Police are investigating the vicious assault Monday of a Muslim woman in Milwaukee in what the local community is calling a hate crime.
The 58-year-old woman, who does not want to be identified, told Fox6Now a man armed with a knife attacked her while she was walking home from her mosque early Monday. She said a car pulled up alongside her and he hopped out, demanding that she remove her hijab.
“I tried to fight him,” she told the local news channel. “‘Don’t take my hijab,’ you know? So he threw me on the floor then he beat me like an animal.”
“Before he hurt me, I said ‘today I gonna die,” she recounted to WISN. “I gonna die.’”
The council of the Islamic Society of Milwaukee, where the woman attends mosque, described the assault in a letter to its members this week:
He then grabbed her head and removed her hijab and began to attack her. She is a petite woman in her late 50s. She tried to resist. Her nose began to bleed from the hits she suffered. Besides punching and kicking our sister in the head and back while she was on the ground, he also had a knife. The jacket she was wearing has a long vertical cut in the back and also a cut on the arm of the jacket. Our sister suffered a cut on her arm that, alhamdulillah [praise God], was not serious. As expected, she was terrified. The attacker did not ask for money nor did he take her phone. The attacker then returned to his car and sped off.
The woman managed to walk home, where she then suffered a seizure, her lawyer, Munjed Ahmad, told The Huffington Post. Ahmad said the woman is epileptic and the attack likely induced the seizure.
A friend later arrived at the woman’s home and called 911. She was transported to a local hospital where she was sedated and released the following day.
Ahmad told HuffPost the woman suffered a bloody nose, a laceration on her arm, a bloodied face, a black eye, and bruising on her face. Her hijab and a copy of the Quran she was carrying were both bloodied during the attack.
The woman showed WISN her blood-stained hijab and rips in her jacket from the man’s knife.
Ahmad said the attack “has all the markings” of a hate crime. The woman, he said, did not know her attacker.
“She did not know why he would do this,” he added.
Another “clear indicator” that this was a hate crime, Ahmad said, was that the man “grabbed the headscarf immediately.”
Sgt. Timothy Gauerke, a spokesman for the Milwaukee Police Department, confirmed that police are still searching for the suspect.
“Based on the victim’s statement,” Gauerke said, “this is not believed to be a hate crime.”
“None of us want this to be a hate crime,” Ahmad told HuffPost, because that would mean Muslims are “being targeted.”
Still, he said, he and many others in the Milwaukee Muslim community believe it’s the only logical explanation.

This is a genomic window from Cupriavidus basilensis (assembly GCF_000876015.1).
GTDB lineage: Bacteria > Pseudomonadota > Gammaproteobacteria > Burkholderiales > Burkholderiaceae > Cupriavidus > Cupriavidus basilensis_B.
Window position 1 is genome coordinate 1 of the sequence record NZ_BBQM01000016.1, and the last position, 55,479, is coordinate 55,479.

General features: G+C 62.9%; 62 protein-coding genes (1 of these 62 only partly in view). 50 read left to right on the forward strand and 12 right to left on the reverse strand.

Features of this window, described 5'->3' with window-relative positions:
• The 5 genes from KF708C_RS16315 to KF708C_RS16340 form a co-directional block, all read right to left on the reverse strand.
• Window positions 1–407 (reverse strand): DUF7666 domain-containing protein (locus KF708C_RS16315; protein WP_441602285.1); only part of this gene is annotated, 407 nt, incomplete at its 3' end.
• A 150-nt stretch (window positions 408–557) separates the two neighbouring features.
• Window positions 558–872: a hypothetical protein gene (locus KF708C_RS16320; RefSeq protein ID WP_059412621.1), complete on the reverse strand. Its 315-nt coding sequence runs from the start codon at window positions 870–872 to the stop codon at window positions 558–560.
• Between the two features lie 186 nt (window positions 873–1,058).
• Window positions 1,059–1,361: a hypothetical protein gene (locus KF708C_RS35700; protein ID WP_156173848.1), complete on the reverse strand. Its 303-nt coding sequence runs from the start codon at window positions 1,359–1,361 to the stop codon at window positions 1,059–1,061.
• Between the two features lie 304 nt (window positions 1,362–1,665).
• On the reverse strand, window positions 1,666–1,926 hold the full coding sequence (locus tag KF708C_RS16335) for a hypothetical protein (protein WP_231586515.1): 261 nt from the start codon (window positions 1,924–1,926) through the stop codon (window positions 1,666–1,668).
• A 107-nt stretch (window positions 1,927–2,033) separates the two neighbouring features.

“We consider this to be a hate crime and an attack against our entire community,” the Islamic Society wrote in its letter.
The Milwaukee Muslim Women’s Coalition called the attack a “vicious hate crime on an innocent individual” in a press release Wednesday.
“Unfortunately, the recent attack on a scarved Muslim woman this week fits into a larger pattern of hate in Milwaukee and around the country,” MMWC President Janan Najeeb said in a statement. “Hate crimes do not happen in a vacuum, they are part of a wider culture of hateful rhetoric coming from the top levels of government.
“This shameful rhetoric has normalized bigotry and empowered those that engage in violent hate,” she added. “There must be accountability!”
On Saturday, a woman in Los Angeles said a man repeatedly punched her and her dog in the street because she was wearing a hijab, telling her to go back to her country.
Over the course of one week in March, a Virginia Muslim family returned to their home to find their copy of the Quran destroyed and “FUCK MUSLIMS” written on a wall; Colorado police arrested a man for throwing a Bible and rocks through the glass doors of a mosque; and in Minnesota, a man allegedly told police his hatred of Muslims drove him to stab a Somali man.
Twice in one week in March, men allegedly threatened to shoot Muslim women who were in public with their children.
Meanwhile, mosques have been targeted with threats or acts of vandalism or destruction at least 35 times this year, according to the Council on American-Islamic Relations. In one seven-week span this year, authorities determined arsonists caused fires that targeted at least three mosques.
“Although the ISM has a security system and security procedures in place at the Islamic Center, this incident reminds us all that we must be very careful wherever we are, especially if we are in areas where there are no people or when it is dark,” it read.
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